Bioethics is the study of the ethical issues associated with biology, medicine, and biotechnology. This course provides an introduction to the fundamental ethical principles traditionally used in bioethics in the US: beneficence/non-maleficence, autonomy, and justice. In this course, we’ll examine these principles in depth and consider how they inform the way medical science can respond to complex questions of disability, gender, culture, and race.
- understand the classic principles of bioethics
- critically examine ethical principles
- practice relating abstract theory to specific cases
- evaluate philosophical argumentation across a range of texts
- develop their own philosophical arguments and engage in respectful, substantive philosophical discussions
Course Schedule :
The Principles. Students are introduced to the classic principles of bioethics and read short piece on connection between medical school and “real world”
The Challenge. Two articles on problems with principalism: the first calls attention to “principlist paradigm” and overreliance on four principles, second advocates importance of intersectionality alongside principalism.
Beneficence/Non Maleficence. Students consider relationship between beneficence and compassion, and read articles from disability pride movement.
Autonomy & Refusal. Students are introduced to complexity of ‘autonomy’ through Kukla’s work and consider “informed refusal”
Autonomy & Surrogate Decision Making. Article on communitarianism as well as short documentary on decision making and intersex babies.
The View From Somewhere. An introduction to feminist epistemology and considerations about the “culture-less culture” of medicine.
Epistemic Justice. Students consider sources of medical/health knowledge, including issues with cultural co-opting.
Applied ethics describes the process of applying an ethical lens to a real-world issue or question. In this 300-level course, students will analyze contemporary work in applied ethics. We’ll discuss papers that seek to answer questions like “Why are endangered species valuable?” and “Does experiencing homelessness violate someone’s rights?”. Students will also work throughout the term to create their own applied ethics paper that applies an ethical analysis to an interesting question of their choosing. This is a rigorous (but rewarding) course that demands significant reading and writing.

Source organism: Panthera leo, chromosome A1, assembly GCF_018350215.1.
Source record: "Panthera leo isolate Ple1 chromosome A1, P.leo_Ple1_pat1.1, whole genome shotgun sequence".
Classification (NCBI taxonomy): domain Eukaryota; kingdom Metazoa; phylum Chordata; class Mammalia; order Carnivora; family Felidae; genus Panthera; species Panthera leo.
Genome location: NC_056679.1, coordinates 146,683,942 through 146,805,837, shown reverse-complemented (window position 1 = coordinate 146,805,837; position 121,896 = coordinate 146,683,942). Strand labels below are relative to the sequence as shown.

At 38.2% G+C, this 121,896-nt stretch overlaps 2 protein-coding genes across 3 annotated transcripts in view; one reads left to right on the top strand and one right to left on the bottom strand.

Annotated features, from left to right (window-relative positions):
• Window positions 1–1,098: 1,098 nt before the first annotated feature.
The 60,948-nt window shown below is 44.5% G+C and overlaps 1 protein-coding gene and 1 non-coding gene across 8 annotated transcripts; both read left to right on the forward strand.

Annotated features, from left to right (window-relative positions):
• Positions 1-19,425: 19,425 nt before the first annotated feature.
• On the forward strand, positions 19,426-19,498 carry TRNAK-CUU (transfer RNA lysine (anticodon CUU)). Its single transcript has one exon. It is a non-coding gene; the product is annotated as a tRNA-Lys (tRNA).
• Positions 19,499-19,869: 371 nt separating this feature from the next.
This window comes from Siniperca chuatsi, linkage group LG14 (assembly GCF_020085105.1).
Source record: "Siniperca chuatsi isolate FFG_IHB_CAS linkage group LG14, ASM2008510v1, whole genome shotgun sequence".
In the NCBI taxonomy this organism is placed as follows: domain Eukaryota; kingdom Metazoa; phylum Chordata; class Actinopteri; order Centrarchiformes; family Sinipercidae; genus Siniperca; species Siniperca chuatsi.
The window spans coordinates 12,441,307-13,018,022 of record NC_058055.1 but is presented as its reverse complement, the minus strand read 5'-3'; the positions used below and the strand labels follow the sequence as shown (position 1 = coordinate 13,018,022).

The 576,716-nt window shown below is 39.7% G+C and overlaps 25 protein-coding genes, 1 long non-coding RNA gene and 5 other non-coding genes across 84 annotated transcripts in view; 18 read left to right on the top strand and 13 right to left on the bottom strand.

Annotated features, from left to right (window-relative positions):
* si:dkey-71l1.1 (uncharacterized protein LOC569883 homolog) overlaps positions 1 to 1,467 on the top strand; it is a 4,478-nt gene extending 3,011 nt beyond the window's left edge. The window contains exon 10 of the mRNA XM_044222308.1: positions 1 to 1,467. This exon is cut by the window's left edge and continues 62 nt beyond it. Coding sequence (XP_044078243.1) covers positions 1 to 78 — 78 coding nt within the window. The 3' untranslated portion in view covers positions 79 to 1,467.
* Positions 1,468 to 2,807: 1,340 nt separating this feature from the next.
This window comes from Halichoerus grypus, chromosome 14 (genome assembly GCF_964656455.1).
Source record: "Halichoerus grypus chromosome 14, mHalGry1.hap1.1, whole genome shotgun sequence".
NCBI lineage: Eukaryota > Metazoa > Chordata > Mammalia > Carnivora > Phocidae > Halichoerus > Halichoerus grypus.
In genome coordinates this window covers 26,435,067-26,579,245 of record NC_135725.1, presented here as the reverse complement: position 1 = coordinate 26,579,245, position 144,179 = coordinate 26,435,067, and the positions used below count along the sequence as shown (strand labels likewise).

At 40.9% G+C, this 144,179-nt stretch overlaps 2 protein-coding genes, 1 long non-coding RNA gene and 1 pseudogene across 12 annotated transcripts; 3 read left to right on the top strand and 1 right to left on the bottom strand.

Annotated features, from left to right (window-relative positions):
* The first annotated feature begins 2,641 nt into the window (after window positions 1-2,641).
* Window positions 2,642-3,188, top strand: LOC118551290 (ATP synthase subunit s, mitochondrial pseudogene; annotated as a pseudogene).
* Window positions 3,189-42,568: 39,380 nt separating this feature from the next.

- gain exposure to work being done in contemporary applied ethics
- practice identifying and analyzing argumentation in philosophical work
- generate a unique applied ethics paper by homing in on an interesting ethical question, creating a philosophical thesis and argument, and practice writing & receiving peer reviews
What do we care about? Discussion on what topics class is passionate about, introduction to why applied ethics matters through discussion of class policies
Generating an interesting ethical question. Students examine the topic and theses of applied ethics papers.
Identifying ethical considerations. Learning how ethical approaches can provide ways to answer questions.
Argument construction. Students analyze the arguments in applied ethics papers, and pick/create an argument structure for their own paper.
Incorporating real-world information. Students read applied ethics papers that utilize empirical information, personal experience, other philosophy articles/concepts, and respond to culture.
Peer feedback. Students engage in rigorous and respectful peer-review process.
Introduction to Logic
Course Description: The logic curriculum focuses on instilling critical thinking, and makes logic accessible for those just beginning to practice philosophy or mathematics. Students in this course pursue multi-week Argument Analysis and Argument Creation Assignments.
- critically evaluate arguments using logic and reasoning
- enhance skills in argumentation and critical thinking
- learn how to use truth tables
- understand threshold concepts necessary for doing philosophical work, such as contingency and validity